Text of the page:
A third way to change the pitch of a guitar string, however, is to change its diameter: the lower-pitched strings on a guitar are thicker than the higher-pitched ones. And Hu’s approach to tuning a quantum cascade laser is, roughly speaking, to change the diameter of the light beam.

A light beam traveling through space can be thought of as a wave, undulating up and down indefinitely until it strikes a physical object. But when the same light beam is confined ? in, say, an optical fiber or a long, thin, quantum cascade laser ? it exhibits an electromagnetic-field pattern called a “transverse mode.” The transverse mode is kind of like another wave that’s perpendicular to the first one, except that it dies off very quickly ? its undulations rapidly get smaller ? as it gets farther from the light beam. In fact, its undulations die off so quickly that it can be thought of as simply one big undulation perpendicular to the light beam but centered on it.

Hu’s new tuning technique requires a particular type of quantum cascade laser called a wire laser, where the wavelength of the transverse mode ? the width of the one big undulation ? is actually greater than the width of the laser itself. Bringing a block of another material close enough to the laser deforms the transverse mode, which in turn changes the wavelength of the emitted light. In experiments, Hu and his colleagues found that a metal block shortened the wavelength of the light, while a silicon block lengthened it. Varying the proximity of the blocks also varies the extent of the shift.

Quantum cascade lasers have one big drawback: they need to be cooled with liquid nitrogen to very low temperatures. But Jerome Faist of the Swiss Federal Institute of Technology in Zurich, one of the inventors of the quantum cascade laser, says that while a room-temperature version is a difficult and long-term project, “nothing actually tells us it is impossible.” And Siegel adds that, with Hu’s tuning technique, “I don’t see why it would matter what temperature the laser was operated at.”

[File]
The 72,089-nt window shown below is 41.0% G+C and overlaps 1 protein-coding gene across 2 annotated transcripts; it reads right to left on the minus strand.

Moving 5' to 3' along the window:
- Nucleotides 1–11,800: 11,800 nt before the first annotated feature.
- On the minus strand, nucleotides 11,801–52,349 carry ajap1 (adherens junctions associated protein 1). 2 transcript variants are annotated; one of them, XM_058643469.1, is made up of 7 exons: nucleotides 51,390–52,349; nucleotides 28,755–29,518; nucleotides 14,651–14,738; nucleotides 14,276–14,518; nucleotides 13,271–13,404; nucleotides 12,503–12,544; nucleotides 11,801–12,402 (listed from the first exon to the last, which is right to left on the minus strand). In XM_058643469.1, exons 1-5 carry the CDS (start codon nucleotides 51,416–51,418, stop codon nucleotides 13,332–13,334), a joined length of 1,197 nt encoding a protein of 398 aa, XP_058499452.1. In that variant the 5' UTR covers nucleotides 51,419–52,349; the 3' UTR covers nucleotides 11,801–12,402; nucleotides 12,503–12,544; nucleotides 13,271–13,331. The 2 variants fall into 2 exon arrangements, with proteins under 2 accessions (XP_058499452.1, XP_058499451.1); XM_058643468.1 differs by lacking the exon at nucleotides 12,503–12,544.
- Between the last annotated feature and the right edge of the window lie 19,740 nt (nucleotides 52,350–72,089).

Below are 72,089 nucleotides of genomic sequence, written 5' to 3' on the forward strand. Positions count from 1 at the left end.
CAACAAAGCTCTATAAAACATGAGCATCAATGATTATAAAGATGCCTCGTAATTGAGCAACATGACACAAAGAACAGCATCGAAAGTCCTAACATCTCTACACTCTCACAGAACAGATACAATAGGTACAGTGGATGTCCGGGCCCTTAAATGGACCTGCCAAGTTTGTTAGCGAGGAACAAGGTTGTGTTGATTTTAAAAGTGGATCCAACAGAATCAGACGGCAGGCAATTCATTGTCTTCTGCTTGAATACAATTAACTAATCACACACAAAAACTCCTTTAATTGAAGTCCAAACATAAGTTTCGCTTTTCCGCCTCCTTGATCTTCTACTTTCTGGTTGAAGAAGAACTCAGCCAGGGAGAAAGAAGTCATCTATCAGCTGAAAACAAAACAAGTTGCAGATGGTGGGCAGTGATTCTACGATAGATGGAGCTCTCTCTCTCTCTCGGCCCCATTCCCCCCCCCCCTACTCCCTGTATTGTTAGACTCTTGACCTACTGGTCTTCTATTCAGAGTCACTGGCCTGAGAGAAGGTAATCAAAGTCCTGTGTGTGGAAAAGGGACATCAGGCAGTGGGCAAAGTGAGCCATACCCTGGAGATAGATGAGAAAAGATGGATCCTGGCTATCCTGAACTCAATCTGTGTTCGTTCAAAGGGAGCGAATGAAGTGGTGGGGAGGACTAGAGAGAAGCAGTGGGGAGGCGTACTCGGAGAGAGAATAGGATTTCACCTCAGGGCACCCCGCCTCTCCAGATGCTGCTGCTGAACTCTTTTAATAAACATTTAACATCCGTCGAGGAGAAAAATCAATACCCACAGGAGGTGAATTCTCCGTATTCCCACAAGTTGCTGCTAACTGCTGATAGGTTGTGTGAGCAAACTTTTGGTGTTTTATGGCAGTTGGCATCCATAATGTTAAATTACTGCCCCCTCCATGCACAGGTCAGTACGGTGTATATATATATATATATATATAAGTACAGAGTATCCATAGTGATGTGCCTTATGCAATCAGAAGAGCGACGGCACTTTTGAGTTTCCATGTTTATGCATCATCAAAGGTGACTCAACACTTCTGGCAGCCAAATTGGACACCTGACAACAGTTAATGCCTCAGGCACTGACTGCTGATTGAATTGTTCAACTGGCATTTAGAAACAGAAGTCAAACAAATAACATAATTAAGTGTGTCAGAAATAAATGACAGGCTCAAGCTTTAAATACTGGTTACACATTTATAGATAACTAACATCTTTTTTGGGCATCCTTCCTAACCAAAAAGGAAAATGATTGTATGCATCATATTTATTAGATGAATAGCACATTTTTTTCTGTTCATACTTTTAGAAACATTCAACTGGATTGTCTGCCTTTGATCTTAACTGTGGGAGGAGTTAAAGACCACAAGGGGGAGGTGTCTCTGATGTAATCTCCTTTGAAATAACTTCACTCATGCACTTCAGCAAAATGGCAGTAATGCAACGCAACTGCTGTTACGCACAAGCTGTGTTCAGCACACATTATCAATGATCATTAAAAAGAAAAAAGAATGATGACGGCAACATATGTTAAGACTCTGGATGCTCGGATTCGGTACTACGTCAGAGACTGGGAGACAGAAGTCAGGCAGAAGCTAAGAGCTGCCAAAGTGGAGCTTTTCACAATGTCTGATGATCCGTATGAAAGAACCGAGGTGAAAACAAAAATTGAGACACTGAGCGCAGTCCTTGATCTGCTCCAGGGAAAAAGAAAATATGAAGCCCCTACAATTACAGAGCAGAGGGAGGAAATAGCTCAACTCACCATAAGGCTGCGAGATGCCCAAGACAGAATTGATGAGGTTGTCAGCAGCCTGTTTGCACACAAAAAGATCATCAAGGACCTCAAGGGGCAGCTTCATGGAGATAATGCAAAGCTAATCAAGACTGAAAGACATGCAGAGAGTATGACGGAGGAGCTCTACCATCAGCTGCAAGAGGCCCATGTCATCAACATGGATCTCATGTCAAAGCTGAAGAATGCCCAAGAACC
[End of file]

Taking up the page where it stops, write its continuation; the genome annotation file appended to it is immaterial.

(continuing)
Hu points out that his technique could also be applied to innovative new devices that use visible light to image tiny objects. Ordinarily, visible-light imaging can’t resolve features smaller than the wavelength of the light being used, but researchers have found ways around that fundamental limit by using a virtual particle called a plasmon, which is like a wave passing through a cloud of electrons. Some new types of plasmon lasers could also be tuned through manipulation of their transverse modes.

In its experiments, Hu’s group used a mechanical lever to bring a block of either silicon or metal close to a quantum cascade laser from a single direction. But they’ve designed and are now building chips that would use electronically controlled microelectromechanical devices to bring the silicon and metal blocks in from different directions, giving the laser a precise and continuous tuning range from short to long wavelengths.

Written by Larry Hardesty, MIT News Office